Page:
Something the NRA Doesn’t Want You to Know
Before the recent series of mass-shootings, the common wisdom in political circles was that the American people really didn’t want any new gun control laws and wouldn’t support any new efforts to enact them. The truth is, with all the other major issues our country has dealt with in recent years, gun control was certainly a low priority.
While most Americans oppose an outright ban on all guns, the support for other gun control measures has been pretty steady since they started taking opinion polls in the 1930s. While not a complete list of all opinion polls conducted on the subject, the following list gives a pretty good idea where the American people have stood on the issue of gun control over the past seven decades.
1938 Gallup poll – 79% of Americans favored handgun registration.
1940 Gallup poll – 74% favored handgun registration.
1959 Gallup poll – 75% favored requiring a permit to purchase a handgun.
1963 Gallup poll – 79% favored requiring a permit to purchase a handgun.
1967 Gallup poll – 72% favored requiring a permit to purchase a handgun.
1971 Gallup poll – 72% favored requiring a permit to purchase a handgun.
1975 CBS poll – 78% favored handgun registration.
1978 Harris poll – 80% of Americans favored handgun registration.
1979 Harris Poll – 78% favored handgun registration.
1981 LA Times – 74% favored handgun registration.
1989 Harris Poll – 79% of Americans favor federal laws to register guns no matter where the purchases are made.
1989 Harris Poll – “Do you favor or oppose federal laws which control the sale of guns, such as making all persons register all gun purchases, no matter where the purchases are made? 67% favor, 18% oppose.
1991 Gallup poll – 91% of Americans favor a federal waiting period for gun purchases.
1993 Time/CNN Poll – A waiting period is favored by 92 percent of the American people.
“Do you favor or oppose stricter gun control laws?” 70% favor, 27% oppose.
“Do you favor or oppose the mandatory registration of all guns?” 78% favor, 21% oppose.
1993 Gallup Poll – More than 80% of gun owners support a 7-day waiting period for handguns.
1995 LA Times – Two thirds of Americans and 60% of Republicans support the ban on assault weapons.
1999 Gallup Poll – 66% said laws covering the sale of firearms should be more strict. Six percent said less strict.
2004 Gallup Poll – 60% said laws covering the sale of firearms should be more strict. Six percent said less strict.
2012 Gallup Poll – 92% favor requiring background checks to buy a gun at gun shows.
62% favor a law banning high-capacity ammunition clips containing more than 10 bullets.
2013 Gallup poll – A majority of Americans support each of President Obama’s basic gun control proposals.
91% of Americans support requiring background checks for all gun sales.
60% support renewing the assault weapons ban.
54% support limiting the sale of ammunition magazines to 10 rounds or less.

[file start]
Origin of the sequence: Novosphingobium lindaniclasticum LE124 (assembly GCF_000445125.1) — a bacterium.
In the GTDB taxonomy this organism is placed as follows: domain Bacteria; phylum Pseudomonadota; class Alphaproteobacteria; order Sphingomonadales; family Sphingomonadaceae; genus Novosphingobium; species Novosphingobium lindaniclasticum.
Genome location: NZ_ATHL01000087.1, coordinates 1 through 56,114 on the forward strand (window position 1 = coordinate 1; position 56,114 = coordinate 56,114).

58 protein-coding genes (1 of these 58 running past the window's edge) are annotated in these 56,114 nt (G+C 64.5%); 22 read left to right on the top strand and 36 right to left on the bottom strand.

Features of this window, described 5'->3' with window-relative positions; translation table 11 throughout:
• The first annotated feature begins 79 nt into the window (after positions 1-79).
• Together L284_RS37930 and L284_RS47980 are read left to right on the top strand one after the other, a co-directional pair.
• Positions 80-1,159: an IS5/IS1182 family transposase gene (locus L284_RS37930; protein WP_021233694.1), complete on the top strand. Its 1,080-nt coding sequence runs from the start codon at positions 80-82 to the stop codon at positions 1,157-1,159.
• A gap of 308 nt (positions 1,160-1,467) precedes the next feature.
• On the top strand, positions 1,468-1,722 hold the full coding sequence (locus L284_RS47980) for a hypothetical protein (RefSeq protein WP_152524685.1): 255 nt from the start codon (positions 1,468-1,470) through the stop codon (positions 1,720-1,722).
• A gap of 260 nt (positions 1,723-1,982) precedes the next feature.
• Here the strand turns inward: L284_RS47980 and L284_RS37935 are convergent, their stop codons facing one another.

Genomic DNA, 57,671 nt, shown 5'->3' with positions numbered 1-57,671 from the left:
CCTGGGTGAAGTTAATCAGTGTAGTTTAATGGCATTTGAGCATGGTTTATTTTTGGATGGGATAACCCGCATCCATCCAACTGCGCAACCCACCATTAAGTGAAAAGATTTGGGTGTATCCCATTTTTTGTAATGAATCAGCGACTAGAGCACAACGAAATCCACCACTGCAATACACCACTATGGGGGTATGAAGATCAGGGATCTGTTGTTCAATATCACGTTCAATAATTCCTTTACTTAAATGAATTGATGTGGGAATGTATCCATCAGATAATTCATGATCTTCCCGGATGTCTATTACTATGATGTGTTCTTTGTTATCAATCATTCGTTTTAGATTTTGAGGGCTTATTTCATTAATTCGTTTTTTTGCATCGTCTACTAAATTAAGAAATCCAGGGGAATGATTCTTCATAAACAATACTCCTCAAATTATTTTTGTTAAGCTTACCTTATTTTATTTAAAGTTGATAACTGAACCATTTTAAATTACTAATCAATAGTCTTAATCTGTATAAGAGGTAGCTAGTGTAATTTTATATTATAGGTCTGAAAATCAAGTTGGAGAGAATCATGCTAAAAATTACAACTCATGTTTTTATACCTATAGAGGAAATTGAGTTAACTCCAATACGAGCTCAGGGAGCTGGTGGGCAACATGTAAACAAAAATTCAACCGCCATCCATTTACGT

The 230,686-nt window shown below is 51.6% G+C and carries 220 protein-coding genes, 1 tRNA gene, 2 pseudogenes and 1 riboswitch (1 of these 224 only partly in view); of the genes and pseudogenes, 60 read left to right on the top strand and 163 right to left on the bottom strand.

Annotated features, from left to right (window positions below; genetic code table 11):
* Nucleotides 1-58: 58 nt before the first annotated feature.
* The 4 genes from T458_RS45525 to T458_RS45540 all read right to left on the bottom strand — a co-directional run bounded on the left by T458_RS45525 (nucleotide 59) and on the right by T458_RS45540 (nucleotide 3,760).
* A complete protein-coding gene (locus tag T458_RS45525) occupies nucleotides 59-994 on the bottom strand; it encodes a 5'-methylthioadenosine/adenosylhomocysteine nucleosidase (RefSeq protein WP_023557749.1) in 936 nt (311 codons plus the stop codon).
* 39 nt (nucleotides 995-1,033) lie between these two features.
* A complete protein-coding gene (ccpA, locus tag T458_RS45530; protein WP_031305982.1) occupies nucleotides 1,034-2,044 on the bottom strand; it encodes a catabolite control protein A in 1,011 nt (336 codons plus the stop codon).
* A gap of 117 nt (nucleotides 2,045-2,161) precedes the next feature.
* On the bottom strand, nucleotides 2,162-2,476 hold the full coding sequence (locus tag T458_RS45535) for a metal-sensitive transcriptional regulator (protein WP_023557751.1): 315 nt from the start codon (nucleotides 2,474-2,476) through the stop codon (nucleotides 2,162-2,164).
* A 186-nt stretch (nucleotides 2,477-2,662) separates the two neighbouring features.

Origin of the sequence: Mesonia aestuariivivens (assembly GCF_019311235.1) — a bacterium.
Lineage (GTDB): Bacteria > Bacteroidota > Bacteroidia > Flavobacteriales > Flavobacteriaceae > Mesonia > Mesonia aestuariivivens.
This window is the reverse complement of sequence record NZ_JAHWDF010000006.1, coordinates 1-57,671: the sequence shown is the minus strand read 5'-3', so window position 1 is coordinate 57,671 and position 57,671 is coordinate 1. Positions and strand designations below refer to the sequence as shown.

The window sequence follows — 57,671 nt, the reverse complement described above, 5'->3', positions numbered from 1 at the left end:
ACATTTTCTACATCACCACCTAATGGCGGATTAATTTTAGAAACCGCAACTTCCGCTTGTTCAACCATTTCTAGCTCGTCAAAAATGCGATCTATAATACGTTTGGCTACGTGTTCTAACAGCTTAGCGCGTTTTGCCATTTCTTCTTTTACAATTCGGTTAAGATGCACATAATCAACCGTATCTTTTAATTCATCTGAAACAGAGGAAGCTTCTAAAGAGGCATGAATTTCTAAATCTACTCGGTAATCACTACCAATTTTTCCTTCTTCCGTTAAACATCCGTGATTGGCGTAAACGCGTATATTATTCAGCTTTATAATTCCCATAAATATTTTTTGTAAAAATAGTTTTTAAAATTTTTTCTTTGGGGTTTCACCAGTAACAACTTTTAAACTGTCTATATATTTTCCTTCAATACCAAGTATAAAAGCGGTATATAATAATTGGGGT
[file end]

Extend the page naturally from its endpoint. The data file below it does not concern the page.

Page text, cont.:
There is more information about public opinion on gun issues at this Gallup website: http://www.gallup.com/poll/1645/Guns.aspx
It is interesting to note that, for the ten years after the Brady Law and the Assault Weapons Ban were passed in 1993, we experienced the most dramatic decline in murder and violent crime in our nation’s history. Both laws were enormously popular and effective during those ten years. In 2004, public opinion strongly supported renewing the Assault Weapons Ban, but the Bush Administration let that ban expire.
In recent years, we became complacent about the success of these laws. Now that the rates of violent crime and murder are comparatively lower than they were before those laws were passed, people tend to forget how bad it really was before Brady.
It took a series of mass shootings, including the Sandy Hook massacre, to finally mobilize public opinion on filling in the gaps in our gun control laws.
Most Americans believe in the right to bear arms, but they also support background checks, waiting periods and restricting guns with certain features that make them more suitable to killing large numbers of people with little effort. Despite claims by the NRA, the American public does not see gun control and the right to bear arms as mutually exclusive.
The time is long overdue to stop the NRA from framing this debate as the “Gun Grabbers vs. The Freedom Lovers”. Majority of law-abiding gun owners support background checks and other common sense measures to stop gun violence. The NRA does not speak for gun owners. They work exclusively to protect the multi-billion dollar gun industry.
This debate is really the American people versus the blood soaked industry that reaps billions of dollars in profits from the violent deaths of thousands of innocent people every year. If it wasn’t for the massive amounts of corporate profits involved, this debate would have been settled long ago and we would have licensing, registration, thorough background checks and waiting periods on a nation-wide basis.